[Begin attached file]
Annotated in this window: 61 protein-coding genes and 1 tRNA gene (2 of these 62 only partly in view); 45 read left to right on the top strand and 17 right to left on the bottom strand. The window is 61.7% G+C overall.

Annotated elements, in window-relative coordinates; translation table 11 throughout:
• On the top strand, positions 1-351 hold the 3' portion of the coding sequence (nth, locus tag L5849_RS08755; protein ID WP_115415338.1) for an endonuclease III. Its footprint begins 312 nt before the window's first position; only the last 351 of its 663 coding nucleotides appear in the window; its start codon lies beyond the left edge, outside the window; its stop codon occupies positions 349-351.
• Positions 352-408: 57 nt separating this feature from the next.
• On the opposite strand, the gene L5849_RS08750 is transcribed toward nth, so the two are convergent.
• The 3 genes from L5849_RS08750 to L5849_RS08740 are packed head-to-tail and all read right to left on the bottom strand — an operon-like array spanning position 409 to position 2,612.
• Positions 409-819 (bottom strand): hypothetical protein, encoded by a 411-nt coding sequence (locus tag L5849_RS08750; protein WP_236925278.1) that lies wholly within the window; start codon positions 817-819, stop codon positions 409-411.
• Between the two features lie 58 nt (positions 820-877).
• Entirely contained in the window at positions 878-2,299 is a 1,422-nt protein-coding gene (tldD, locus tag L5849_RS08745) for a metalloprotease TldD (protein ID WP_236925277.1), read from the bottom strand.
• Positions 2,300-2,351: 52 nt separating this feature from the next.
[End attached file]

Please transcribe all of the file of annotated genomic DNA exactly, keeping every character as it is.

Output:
Annotated in this window: 61 protein-coding genes and 1 tRNA gene (2 of these 62 only partly in view); 45 read left to right on the top strand and 17 right to left on the bottom strand. The window is 61.7% G+C overall.

Annotated elements, in window-relative coordinates; translation table 11 throughout:
• On the top strand, positions 1-351 hold the 3' portion of the coding sequence (nth, locus tag L5849_RS08755; protein ID WP_115415338.1) for an endonuclease III. Its footprint begins 312 nt before the window's first position; only the last 351 of its 663 coding nucleotides appear in the window; its start codon lies beyond the left edge, outside the window; its stop codon occupies positions 349-351.
• Positions 352-408: 57 nt separating this feature from the next.
• On the opposite strand, the gene L5849_RS08750 is transcribed toward nth, so the two are convergent.
• The 3 genes from L5849_RS08750 to L5849_RS08740 are packed head-to-tail and all read right to left on the bottom strand — an operon-like array spanning position 409 to position 2,612.
• Positions 409-819 (bottom strand): hypothetical protein, encoded by a 411-nt coding sequence (locus tag L5849_RS08750; protein WP_236925278.1) that lies wholly within the window; start codon positions 817-819, stop codon positions 409-411.
• Between the two features lie 58 nt (positions 820-877).
• Entirely contained in the window at positions 878-2,299 is a 1,422-nt protein-coding gene (tldD, locus tag L5849_RS08745) for a metalloprotease TldD (protein ID WP_236925277.1), read from the bottom strand.
• Positions 2,300-2,351: 52 nt separating this feature from the next.